Die body 11 has formed therein central polymer flow passage 16 for delivering a pressurized molten polymer to die tip inlet passage 17. Die tip 12 has triangular nosepiece 18 terminating in apex 19. A plurality of orifices 21 are drilled through the apex into polymer passage 17. The orifice will generally have a diameter of between 10 to 30 mils (microns) and are spaced along the nosepiece apex at between 20 to 30 orifices per inch, depending on the operating conditions. The overall length of most commercial dies 10 will usually be between 12 to 60 inches, although longer dies can be used. Pressurized molten polymer flows through body passage 16 into tip passage 17 which in turn feeds orifices 21. The pressurized polymer is extruded through the orifices to form a plurality of molten or semi-molten fibers 22 which leave the die at apex 19. The pressurized molten polymer is delivered to die body passage 16 from an extruder (not shown).
Air plates 13 and 14 have tapered edges 26 and 27, respectively, and in combination with nosepiece 18 define converging flow passages 28 and 29. The positioning of plates relative to the nosepiece is determined by two dimensions usually referred to as the "air gap" and the "setback". Passages 28 and 29 are elongate passages extending substantially the full length of the die. Die body 11 has formed there in passages 31 and 32 connected to passages 28 and 29, respectively. Air is delivered to body 11 through inlet lines 33 and 34. The air flows through passages 31 and 32, into converging passages 28 and 29, and is discharged therefrom as converging sheets of air which converge at nosepiece apex 19. The air, referred to as "primary air", is heated to the meltblowing temperature (approximately 520° F.) using in-line heaters 36 and 37 (e.g. electric heaters or gas furnaces).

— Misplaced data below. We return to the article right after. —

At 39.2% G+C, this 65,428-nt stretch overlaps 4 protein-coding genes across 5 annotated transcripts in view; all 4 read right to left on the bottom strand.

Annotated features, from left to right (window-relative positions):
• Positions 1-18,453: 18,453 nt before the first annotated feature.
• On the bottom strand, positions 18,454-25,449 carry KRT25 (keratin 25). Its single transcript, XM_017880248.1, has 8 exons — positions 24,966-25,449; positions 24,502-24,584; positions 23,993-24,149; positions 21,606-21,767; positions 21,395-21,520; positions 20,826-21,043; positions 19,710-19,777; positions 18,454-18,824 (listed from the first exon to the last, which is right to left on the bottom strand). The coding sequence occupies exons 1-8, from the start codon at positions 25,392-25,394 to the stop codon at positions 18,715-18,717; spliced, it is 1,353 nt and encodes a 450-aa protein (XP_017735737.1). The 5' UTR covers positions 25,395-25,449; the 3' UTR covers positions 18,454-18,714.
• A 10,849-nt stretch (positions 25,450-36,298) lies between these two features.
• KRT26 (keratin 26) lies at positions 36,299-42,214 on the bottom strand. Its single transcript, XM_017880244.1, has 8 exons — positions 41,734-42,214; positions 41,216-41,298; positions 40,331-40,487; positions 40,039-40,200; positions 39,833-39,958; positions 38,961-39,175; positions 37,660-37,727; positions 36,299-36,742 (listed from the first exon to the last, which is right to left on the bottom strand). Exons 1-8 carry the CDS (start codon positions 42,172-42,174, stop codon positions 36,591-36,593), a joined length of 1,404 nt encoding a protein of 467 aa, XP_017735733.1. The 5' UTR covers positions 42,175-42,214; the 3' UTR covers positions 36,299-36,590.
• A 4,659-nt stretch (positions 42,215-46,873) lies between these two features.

The convergent air sheets impart an aerodynamic drag force acting away from the die which draws down and attenuates the diameter of the molten or semi-molten extruded fibers 22. The final fiber diameter generally ranges from between 0.5 to 15 microns depending on the process conditions. The fiber attenuation is an important step in producing fabrics having good hand and other properties such as strength and absorbency. The primary air entrains the extruded fibers to form a fiber and air stream 41 which is directed onto moving collector surface 42. The fibers deposit on the collector surface in a random way and form nonwoven fabric or web 43. The web is withdrawn from the collector for winding (not shown). The web is held together by gross fiber entanglement which occurs primarily in the fiber and air stream 41 wherein turbulence induces interfiber entanglement. It is preferred that the fibers be substantially solidified before being deposited onto the collector. If the fibers are molten, or even semi-molten, they may fuse together or stick to the collector and adversely affect the quality of the web.
The application of an airless water quenching system to extruded fibers 22 is described below. The purpose of the quenching is threefold. First, it may be employed to eliminate shot formation at high web production rates by speeding fiber solidification. Second, it is very effective in producing webs of having exceptionally good hand and tear strength for fine fiber applications such as medical and filtration applications. Third, the rapid cooling prevents the fibers from sticking to the collector. The quenching system as a whole is described first followed by a detailed description of the airless nozzle used in the system.
Water Quench System
Referring again to FIG. 1, quench apparatus 50 comprises fan 51 having discharge duct 52, airless atomizer nozzles 53 in fluid communication with water manifold 54, and water pump 55. Airless nozzles 53 are disposed inside duct 52 and discharge water fog 56 therein. Fan 51 delivers a stream of air through duct 52 which entrains and carries the fog out of the duct through exit 57 as droplet laden air/fog quench stream 58. The quench stream 58 is directed onto extruded fibers 22 upstream of the point (illustrated as 60) where shot would otherwise occur in the absence of quenching.